- The top five most frequent "rushers" were: Raffl (43.3%), Couturier (42.1%), Read (41.6%), Simmonds (40%), and Timonen (38.8%).
- The top five least frequent "rushers" were: Downie (25%), Hartnell (26.6%), B. Schenn (29.2%), Grossmann (30%), and Gustafsson and Meszaros tied for fifth (33.3%).
"Goals Off The Rush." plus "Goals Off Neutral Zone Turnovers."
For kicks, I wanted to try including "goals off neutral zone turnovers" in with "goals off the rush" as I feel they are quite similar and more of just a matter of where the rush starts.
- The top five were: Giroux (30), Streit (28), Voracek (27), Coburn (25), and Simmonds (21).
- The bottom five were: Downie (6), Gustafsson (11), Meszaros (11), Raffl (14), and Lecavalier (16).
- The top five most frequent were: Lecavaler (57.1%), Voracek (52.9%), Streit (52.8%), Giroux (52.6%), and Simmonds (52.5%).
- The top five least frequent were: Downie (25%), Meszaros (40.7%), Hartnell (42.2%), L. Schenn (42.5%), and B. Schenn (43.9%).
What's it mean?
Truthfully, the distribution of goals was a bit more even than I expected. Part of me expected (perhaps for no reason) to see the Flyers heavily skewed in a particular direction; most likely either goals off the rush or dump in goals. While goals off the rush was the clear winner with 50, or 34.7% of all of the five-on-five goals, the dump in goals weren't too shabby with 38, or 26.3% of all goals.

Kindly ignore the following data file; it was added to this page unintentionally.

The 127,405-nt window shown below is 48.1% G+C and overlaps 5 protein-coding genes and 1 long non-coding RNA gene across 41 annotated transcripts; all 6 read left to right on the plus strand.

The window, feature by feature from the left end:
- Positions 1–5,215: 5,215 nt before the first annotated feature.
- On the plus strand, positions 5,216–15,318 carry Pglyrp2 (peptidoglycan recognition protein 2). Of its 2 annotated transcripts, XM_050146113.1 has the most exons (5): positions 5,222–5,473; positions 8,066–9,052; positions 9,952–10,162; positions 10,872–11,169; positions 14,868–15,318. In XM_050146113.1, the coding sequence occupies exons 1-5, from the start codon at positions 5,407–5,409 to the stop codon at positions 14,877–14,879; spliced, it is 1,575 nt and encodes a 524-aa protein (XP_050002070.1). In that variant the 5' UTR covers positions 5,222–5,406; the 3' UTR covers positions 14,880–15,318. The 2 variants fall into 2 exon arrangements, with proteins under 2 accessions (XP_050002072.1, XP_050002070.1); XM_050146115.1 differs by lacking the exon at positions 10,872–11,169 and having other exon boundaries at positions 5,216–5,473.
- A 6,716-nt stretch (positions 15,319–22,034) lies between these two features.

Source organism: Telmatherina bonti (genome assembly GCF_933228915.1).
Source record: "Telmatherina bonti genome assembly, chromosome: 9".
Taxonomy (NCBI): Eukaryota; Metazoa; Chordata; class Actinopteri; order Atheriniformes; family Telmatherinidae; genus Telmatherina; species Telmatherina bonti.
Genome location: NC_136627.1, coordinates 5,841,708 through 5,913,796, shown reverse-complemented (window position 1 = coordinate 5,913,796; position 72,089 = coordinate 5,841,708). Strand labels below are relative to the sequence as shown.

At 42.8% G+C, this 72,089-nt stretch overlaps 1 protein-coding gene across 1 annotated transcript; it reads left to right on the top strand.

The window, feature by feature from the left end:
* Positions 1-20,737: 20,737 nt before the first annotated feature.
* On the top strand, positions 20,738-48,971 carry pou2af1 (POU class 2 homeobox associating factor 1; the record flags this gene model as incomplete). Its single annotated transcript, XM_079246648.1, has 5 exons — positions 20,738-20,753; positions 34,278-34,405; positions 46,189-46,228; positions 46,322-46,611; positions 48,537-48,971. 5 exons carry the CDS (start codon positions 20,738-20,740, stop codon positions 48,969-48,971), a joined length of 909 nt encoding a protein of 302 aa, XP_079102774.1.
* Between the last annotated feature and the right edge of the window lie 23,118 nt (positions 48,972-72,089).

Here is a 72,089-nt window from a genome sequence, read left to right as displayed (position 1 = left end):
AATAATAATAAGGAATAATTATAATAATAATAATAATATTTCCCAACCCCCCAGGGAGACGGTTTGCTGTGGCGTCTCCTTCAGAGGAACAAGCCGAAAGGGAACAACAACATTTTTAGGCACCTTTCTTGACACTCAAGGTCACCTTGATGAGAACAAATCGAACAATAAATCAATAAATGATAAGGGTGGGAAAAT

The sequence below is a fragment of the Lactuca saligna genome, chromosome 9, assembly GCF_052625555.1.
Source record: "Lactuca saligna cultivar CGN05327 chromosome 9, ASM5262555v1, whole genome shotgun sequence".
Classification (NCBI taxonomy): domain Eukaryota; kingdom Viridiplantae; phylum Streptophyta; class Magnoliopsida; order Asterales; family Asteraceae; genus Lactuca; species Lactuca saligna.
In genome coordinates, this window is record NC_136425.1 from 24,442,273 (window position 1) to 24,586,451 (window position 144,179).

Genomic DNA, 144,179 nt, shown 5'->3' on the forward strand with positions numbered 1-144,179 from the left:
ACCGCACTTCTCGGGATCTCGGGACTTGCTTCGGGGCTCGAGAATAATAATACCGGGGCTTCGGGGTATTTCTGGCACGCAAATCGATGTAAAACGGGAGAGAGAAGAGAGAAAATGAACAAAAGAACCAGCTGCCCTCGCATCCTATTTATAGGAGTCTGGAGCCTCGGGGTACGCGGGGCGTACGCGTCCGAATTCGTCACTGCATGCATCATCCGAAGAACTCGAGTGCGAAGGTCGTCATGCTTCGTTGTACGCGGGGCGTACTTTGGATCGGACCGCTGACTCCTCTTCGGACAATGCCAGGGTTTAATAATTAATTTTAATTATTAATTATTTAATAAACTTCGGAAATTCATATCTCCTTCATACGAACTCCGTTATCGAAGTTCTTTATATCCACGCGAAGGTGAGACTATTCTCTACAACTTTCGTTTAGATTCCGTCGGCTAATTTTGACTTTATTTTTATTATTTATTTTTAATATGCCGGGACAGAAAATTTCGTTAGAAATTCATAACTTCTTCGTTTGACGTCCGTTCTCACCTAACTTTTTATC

If we compare that to what PPP found in their small 30 goal sample, they had 21 of 30 goals coming off the rush and only one from a dump in. The Leafs, based on that small sample, clearly have a strength. While the Flyers may have one as well, it doesn't appear to be as drastic.
If we look at it from a zone entry perspective, though, things do skew a bit more.
80 of the 144 goals were scored off of gaining the zone with possession, be it a carry in or a pass. That's 55.5%. That's more than double the number of goals scored than when dumping the puck.
The individual metrics seem to make sense based on common sense. The players you expect to dump a lot (Downie, Hartnell) did. The players you don't expect to (Giroux, Streit ... although Simmonds is a surprise), didn't.
The "point shot goals" seem to be heavily driven by one Mark Streit. That makes sense; and it also explains Grossmann's presence.
And the "goals off the rush" (including the neutral zone if you'd like), also pass the smell test given Giroux, Voracek, and Streit being so prominent.
As fun as this exercise was, and as interesting as the data is, we unfortunately don't have a baseline to compare it against. Yes, PPP did it for 30 goals, but that's not the best comparison for the Flyers' entire season. We don't know if the Flyers distribution of "dump-in goals" versus "goals scored off the rush" is above, below, or around league average.
I find it interesting that after the Hartnell trade we heard part of the reason for doing so was speed. You could argue that played in a factor in Hartnell's frequency to dump the puck. Both he and Downie, the two biggest culprits, are now gone.
Could that nudge the Flyers even more towards scoring off the rush? While it appears like they had moderate success dumping the puck, it's clear that scoring off the rush -- and to an even greater extent, making sure to gain the zone with possession -- was superior.
I'm interested to see how the Flyers' five-on-five scoring looks next season after the personnel changes and the apparent desire to improve in that area.